A sign/abbreviation for "magister"

Philippe Verdy via Unicode unicode at unicode.org
Mon Oct 29 20:47:25 CDT 2018

For the case of "Mister" vs. "Magister", the (double) underlining is not
just a stylistic option but conveys semantics as an explicit abbreviation
mark !
We are here at the line between what is pure visual encoding (e.g. using
superscript letters), and logical encoding (as done eveywhere else in
unicode with combining sequences; the most well known exceptions being for
Thai script which uses the visual model).
Obviously the Latin script should not use any kind of visual encoding, and
even the superscript letters (initially introduced for something else,
notably as distinct symbols for IPA) was not the correct path (it also has
limitation because the superscript letters are quite limited; the same can
be saif about the visual encoding of Mathematic symbols as stylistic
variants transformed as plain characters, which will always be incomplete,
while it could as well be represented logically).
So Unicode does not have a consistent policy (and this inconsistence was
not just introduced due to legacy roundtrip compatibibility, like the
Numero abbreviation or the encoding of the Thai script).

Le lun. 29 oct. 2018 à 12:44, Asmus Freytag via Unicode <unicode at unicode.org>
a écrit :

> On 10/28/2018 11:50 PM, Martin J. Dürst via Unicode wrote:
> On 2018/10/29 05:42, Michael Everson via Unicode wrote:
> This is no different the Irish name McCoy which can be written MᶜCoy where the raising of the c is actually just decorative, though perhaps it was once an abbreviation for Mac. In some styles you can see a line or a dot under the raised c. This is purely decorative.
> I would encode this as Mʳ if you wanted to make sure your data contained the abbreviation mark. It would not make sense to encode it as M=ͬ or anything else like that, because the “r” is not modifying a dot or a squiggle or an equals sign. The dot or squiggle or equals sign has no meaning at all. And I would not encode it as Mr͇, firstly because it would never render properly and you might as well encode it as Mr. or M:r, and second because in the IPA at least that character indicates an alveolar realization in disordered speech. (Of course it could be used for anything.)
> I think this may depend on actual writing practice. In German at least,
> it is customary to have dots (periods) at the end of abbreviations, and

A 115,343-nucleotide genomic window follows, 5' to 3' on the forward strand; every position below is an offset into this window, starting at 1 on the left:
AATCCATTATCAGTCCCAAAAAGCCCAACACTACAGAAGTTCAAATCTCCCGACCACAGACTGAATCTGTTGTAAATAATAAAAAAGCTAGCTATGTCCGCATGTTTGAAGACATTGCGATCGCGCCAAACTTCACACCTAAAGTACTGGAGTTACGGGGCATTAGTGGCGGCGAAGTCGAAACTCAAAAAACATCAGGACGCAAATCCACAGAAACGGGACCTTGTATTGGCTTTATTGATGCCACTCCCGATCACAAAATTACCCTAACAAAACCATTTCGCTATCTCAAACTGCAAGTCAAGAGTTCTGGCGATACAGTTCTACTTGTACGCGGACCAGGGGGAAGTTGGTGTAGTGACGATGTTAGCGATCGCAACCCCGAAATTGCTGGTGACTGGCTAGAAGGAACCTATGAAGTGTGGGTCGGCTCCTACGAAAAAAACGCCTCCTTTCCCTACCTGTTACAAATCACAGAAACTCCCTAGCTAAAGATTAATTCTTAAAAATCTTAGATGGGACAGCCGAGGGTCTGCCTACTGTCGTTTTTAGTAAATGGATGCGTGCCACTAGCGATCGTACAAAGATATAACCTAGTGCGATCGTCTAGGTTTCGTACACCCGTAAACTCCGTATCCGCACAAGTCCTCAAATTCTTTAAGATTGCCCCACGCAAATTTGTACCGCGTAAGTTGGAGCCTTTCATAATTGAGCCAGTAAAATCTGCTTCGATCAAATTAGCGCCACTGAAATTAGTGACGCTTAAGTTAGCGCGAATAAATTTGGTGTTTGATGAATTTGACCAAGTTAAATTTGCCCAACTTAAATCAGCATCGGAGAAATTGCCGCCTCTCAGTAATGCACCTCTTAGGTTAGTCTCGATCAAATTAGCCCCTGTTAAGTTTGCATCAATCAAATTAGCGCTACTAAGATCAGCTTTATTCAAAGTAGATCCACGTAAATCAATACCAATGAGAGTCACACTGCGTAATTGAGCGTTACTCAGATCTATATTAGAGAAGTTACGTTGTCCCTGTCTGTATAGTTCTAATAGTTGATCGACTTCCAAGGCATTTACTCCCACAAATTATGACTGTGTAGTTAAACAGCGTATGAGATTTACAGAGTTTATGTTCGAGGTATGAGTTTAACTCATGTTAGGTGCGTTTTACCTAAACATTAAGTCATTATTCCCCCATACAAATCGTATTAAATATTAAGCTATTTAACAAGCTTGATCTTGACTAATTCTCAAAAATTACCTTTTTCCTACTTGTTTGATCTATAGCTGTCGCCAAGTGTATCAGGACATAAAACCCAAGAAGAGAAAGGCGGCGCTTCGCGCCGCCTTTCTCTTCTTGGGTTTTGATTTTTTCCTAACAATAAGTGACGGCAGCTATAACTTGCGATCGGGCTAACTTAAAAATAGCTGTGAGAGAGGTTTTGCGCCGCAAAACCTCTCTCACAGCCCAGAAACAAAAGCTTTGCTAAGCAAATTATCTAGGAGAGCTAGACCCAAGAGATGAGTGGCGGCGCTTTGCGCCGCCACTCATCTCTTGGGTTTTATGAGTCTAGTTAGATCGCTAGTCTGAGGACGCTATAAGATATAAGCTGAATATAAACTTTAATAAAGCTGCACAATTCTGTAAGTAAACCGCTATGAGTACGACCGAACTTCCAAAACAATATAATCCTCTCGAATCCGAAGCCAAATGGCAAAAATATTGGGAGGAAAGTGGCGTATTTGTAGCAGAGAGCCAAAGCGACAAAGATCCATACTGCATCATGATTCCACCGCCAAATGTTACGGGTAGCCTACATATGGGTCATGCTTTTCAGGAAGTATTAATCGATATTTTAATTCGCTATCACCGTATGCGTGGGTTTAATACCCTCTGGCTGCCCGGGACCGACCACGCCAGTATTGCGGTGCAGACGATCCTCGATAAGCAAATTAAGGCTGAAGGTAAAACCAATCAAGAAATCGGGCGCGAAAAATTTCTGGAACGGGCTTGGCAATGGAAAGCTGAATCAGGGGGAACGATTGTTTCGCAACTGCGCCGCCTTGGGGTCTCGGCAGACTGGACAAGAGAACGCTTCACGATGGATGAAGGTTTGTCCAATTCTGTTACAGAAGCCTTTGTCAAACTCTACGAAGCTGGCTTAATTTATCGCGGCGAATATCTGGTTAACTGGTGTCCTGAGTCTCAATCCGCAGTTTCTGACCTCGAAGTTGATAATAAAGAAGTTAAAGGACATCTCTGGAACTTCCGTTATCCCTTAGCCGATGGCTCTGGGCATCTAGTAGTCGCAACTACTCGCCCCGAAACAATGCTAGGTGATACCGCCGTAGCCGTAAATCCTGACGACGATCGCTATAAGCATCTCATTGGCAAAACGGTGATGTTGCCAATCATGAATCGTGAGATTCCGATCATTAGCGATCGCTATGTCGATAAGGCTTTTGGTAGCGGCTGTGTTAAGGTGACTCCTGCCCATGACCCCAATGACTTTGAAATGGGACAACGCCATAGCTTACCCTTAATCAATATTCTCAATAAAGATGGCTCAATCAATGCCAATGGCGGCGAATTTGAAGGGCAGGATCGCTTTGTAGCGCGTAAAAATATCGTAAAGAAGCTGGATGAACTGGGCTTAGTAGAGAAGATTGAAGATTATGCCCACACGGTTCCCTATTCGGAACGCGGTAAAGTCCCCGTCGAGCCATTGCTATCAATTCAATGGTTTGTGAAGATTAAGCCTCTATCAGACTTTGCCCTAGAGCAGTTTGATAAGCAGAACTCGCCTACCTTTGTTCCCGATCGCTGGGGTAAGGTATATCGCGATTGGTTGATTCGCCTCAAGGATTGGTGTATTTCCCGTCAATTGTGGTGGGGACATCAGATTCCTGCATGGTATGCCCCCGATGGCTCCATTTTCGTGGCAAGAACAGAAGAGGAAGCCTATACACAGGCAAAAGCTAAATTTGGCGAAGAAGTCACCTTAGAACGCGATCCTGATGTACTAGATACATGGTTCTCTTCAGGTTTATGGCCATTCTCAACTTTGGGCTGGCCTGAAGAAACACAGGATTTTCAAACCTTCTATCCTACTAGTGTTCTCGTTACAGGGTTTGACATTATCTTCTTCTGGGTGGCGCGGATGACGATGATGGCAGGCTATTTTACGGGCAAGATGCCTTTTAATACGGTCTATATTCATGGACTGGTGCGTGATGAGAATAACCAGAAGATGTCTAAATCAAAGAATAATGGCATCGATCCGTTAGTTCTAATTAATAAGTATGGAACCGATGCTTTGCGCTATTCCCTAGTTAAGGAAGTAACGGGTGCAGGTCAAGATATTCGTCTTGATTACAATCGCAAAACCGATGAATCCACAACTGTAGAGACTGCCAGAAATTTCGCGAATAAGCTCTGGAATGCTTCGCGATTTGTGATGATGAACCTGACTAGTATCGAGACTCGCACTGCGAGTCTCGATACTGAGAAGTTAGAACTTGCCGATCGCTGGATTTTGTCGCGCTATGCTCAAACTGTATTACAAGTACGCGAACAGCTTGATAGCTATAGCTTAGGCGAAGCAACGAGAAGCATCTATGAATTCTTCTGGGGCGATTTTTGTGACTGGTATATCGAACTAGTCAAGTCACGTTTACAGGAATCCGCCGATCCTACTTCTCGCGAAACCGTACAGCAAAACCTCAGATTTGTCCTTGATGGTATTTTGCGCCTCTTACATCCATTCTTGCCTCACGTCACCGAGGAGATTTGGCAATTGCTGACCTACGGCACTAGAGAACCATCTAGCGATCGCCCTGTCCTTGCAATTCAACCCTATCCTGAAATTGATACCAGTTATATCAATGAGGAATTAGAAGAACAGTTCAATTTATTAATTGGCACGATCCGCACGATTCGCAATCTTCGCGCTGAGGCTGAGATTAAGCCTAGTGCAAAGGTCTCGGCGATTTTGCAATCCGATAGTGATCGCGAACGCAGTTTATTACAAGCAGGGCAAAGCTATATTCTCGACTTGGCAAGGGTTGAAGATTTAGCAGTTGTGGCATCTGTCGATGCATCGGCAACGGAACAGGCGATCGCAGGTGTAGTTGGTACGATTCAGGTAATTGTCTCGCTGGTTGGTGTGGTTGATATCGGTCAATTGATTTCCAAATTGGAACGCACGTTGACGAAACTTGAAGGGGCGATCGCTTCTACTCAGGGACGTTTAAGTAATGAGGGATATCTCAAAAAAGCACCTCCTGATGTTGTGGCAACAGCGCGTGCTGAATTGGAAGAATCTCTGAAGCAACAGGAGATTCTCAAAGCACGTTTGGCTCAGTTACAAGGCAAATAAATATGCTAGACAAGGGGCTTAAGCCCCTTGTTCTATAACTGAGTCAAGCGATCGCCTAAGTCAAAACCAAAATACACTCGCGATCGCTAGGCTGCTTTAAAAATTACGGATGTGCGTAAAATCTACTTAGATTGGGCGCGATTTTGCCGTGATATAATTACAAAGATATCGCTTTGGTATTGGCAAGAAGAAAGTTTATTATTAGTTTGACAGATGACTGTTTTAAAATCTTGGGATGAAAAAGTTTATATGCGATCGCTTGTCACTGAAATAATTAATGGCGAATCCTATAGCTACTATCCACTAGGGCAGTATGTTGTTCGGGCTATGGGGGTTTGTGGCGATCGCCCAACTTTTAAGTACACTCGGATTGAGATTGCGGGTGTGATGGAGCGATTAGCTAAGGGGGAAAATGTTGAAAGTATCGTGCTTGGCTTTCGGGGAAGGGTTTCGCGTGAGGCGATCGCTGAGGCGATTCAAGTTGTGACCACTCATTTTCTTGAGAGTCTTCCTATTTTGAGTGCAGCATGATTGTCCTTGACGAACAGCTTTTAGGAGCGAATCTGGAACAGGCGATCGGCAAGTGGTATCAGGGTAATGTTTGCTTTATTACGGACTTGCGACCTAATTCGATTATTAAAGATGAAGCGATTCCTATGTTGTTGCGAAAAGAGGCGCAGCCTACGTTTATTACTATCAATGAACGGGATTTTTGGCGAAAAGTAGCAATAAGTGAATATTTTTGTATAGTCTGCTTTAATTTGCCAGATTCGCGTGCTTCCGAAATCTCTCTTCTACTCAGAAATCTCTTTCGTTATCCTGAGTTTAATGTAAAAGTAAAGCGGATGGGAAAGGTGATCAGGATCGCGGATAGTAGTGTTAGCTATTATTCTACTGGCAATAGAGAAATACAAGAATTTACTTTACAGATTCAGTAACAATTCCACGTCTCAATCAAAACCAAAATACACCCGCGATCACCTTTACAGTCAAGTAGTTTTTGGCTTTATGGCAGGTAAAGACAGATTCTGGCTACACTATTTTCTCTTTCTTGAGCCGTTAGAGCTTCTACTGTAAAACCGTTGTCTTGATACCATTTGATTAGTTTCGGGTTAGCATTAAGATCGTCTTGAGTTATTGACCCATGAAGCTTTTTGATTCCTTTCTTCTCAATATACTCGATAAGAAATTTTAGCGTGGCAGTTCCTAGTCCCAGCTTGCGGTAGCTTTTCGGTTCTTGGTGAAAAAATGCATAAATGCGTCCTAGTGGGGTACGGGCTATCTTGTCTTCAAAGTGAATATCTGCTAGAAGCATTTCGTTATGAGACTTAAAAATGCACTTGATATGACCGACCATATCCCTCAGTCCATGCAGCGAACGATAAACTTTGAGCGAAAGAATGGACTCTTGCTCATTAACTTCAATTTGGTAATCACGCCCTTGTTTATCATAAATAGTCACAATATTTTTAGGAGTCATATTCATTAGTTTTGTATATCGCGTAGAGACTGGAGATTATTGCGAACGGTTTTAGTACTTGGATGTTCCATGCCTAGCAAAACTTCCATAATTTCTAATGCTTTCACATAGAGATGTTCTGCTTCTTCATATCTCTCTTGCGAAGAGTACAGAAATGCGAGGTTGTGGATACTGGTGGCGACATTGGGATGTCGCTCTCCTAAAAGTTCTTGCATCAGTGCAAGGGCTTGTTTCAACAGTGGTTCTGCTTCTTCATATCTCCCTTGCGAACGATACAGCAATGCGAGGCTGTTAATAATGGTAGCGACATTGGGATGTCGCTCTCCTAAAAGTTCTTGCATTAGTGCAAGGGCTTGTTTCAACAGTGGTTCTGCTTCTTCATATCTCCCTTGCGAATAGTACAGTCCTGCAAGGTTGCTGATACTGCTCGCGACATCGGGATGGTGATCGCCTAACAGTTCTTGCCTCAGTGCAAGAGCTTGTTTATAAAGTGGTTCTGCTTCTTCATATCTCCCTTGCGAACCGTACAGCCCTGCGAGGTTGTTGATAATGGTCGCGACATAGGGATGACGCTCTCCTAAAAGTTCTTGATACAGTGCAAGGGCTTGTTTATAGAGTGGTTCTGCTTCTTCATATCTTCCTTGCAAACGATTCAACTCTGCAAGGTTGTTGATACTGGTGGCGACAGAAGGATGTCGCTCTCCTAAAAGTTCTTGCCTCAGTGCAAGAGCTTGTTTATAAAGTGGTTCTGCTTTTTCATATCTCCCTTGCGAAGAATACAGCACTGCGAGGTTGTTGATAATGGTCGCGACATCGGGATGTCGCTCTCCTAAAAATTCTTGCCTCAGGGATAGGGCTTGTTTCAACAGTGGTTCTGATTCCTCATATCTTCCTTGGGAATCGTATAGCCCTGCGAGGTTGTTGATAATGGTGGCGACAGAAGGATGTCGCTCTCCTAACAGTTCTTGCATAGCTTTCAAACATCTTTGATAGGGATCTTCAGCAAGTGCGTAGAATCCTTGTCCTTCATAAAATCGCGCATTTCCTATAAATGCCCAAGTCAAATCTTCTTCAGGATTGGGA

> using any other symbol, or not using the dot, would be considered an error.
> The question of how to encode that dot is fortunately an easy one, but
> even if it were not, German-writing people would find a sentence such as
> "The dot or ... has no meaning at all." extremely weird. The dot is
> there (and in German, has to be there) because it's an abbreviation.
> Swedes employ ":" for abbreviations but often (always?) for eliding
> several word-interior letters. Definitely also a case of a non-optional
> convention.
> The use of superscript is tricky, because it can be optional in some
> contexts; if I write "3rd" in English, it will definitely be understood no
> different from "3rd". Likewise with the several marks below superscripts.
> Whether "numero" has an underline or not appears to be a matter of font
> design, with some regional preferences (which also affect the style of the
> N).
> I'm very much with James that questions of what is spelling vs. what is
> style (decoration) can be a matter of opinion - or better perhaps, a matter
> of convention and associated expectations. And that there may not always be
> unanimity in the outcome.
> In TeX the two transition fluidly. If I was going to transcribe such texts
> in TeX, I would construct a macro for the construct of the entire
> abbreviation and would name it. That macro would raise the "r", and then -
> depending on the desired fidelity of the style of the document, might
> include secondary elements, such as underlining, or a squiggle.
> In the standard rich text model of plaintext "back bone" combined with
> font selection (and other styling), the named macro would correspond to
> encoding the semantic of an Mr abbreviation in the "superscript r"
> convention and the details would be handled in the font design.
> That system is perhaps not well suited to exact transcriptions because
> unlike Tex, it separates the two aspects, and removes the aspect of
> detailed glyph design from the control of the author, unless the latter is
> also a font-designer.
> Nevertheless, I think the use of devices like combining underlines and
> superscript letters in plain text are best avoided.
> A./
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